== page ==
The concept of tweaking your birth date has piqued such a lot of interest last week that I’ve been giving some more thought on how to legitimise this vanity quest in the observant eyes of others.
I mean, it’s no use giving your little sister’s birth date for gym membership, if you look all and more of your 40-plus (-plus) years and her year of birth makes you a supposed 32.
The gym jocks and bunnies will be raising a sceptical eyebrow (if they haven’t made their Botox appointment this summer).
The biggest ager of all is baldness. If you are 18 and the size of your forehead is increasing, the great unwashed will put you down as 32. The age of your big sister/half sister.
The second biggest ager is, arguably, the degree of greyness of the hair you have left, whatever your age.
Unfairly, this is quadruply so if you are a woman. Particularly the baldness.
Silver foxes or grey nomads
If you are a man — again unfairly — the greyness can work in your favour, however. Think George Clooney, soccer coach Jose Mourinho, or even Barack Obama.
Grey can be hot and a bad dye job that’s way past it’s sell-by date — think Paul McCartney, Sylvester Stallone, Charlie Sheen — looks bad and screams “I really am quite old, you know”.
Some other famous names — Tom Jones, Clive Palmer, Rupert Murdoch — have seen the light (and shade) of late and have dumped the dye for a more age-appropriate, natural look. And they look all the better for it.
Hairdresser Jack Morton is Australia’s Creative Colourist of the Year 2014 but even he counsels not disguising the grey too much, whatever your age. And whatever age you are trying to pull off.
“It depends what type of look you want but men can look distinguished with grey hair,” says Morton.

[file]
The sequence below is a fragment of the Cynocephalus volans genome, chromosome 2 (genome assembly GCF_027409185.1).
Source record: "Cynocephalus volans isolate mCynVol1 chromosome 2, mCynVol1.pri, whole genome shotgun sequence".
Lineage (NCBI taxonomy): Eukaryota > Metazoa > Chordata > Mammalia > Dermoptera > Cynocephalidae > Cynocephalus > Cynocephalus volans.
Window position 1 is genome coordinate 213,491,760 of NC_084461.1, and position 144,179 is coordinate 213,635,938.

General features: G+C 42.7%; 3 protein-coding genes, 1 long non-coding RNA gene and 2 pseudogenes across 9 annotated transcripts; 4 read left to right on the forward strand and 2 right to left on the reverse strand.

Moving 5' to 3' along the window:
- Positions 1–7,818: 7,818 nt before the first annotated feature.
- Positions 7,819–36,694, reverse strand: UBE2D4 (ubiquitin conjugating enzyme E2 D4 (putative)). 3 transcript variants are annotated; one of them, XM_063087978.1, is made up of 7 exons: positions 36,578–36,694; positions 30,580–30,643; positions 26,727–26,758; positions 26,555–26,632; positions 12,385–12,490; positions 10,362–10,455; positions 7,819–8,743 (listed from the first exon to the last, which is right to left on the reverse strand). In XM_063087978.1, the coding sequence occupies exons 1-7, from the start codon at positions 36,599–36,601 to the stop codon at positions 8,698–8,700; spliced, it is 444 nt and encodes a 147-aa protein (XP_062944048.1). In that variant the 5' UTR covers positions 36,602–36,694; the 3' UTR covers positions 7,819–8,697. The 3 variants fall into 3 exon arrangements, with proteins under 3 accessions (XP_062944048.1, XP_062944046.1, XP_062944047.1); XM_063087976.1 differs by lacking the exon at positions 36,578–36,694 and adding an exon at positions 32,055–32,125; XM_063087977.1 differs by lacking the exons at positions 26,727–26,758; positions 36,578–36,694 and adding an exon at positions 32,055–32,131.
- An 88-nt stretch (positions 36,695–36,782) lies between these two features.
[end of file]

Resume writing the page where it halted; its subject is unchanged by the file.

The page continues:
A colourful opinion
Nevertheless Morton has a very large male clientele, a good percentage of them executives wanting to dye their grey hair. Some come in every fortnight for touch-ups.
It is not as drastic as it sounds. Morton says that — in the right hands — men’s colour is subtle. The trick is to get in relatively early. If more than 20 to 30 per cent of your hair is grey, it look obvious if you start dyeing it.
“When you start going grey you can get good results blending the grey hair. It’s still salt and peppery,” Morton says.
“The products used on men cover 70 per cent, whereas women want total coverage (of grey hair).”
There are professional products specifically designed for men’s hair.
“Or it’s down to the application,” says Morton. “A high percentage of grey is around the hairline so there is some craftmanship involved.”
So, do not try this at home.
It’s not as high-maintenance as it sounds. You can be in and out in 40 minutes, and the dye’s designed to slowly fade out. (Or of course it’s cut out if you like to keep yourself looking sharp with cuts every three or four weeks).
Some salons have payment plans for men because, with their more regular hair cuts, they have a higher frequency of colour jobs to women.
“Men come in more often,” says Morton.
Are you one of the many men who have joined the “dark side”? When did you start covering your greys? And has anyone ever commented?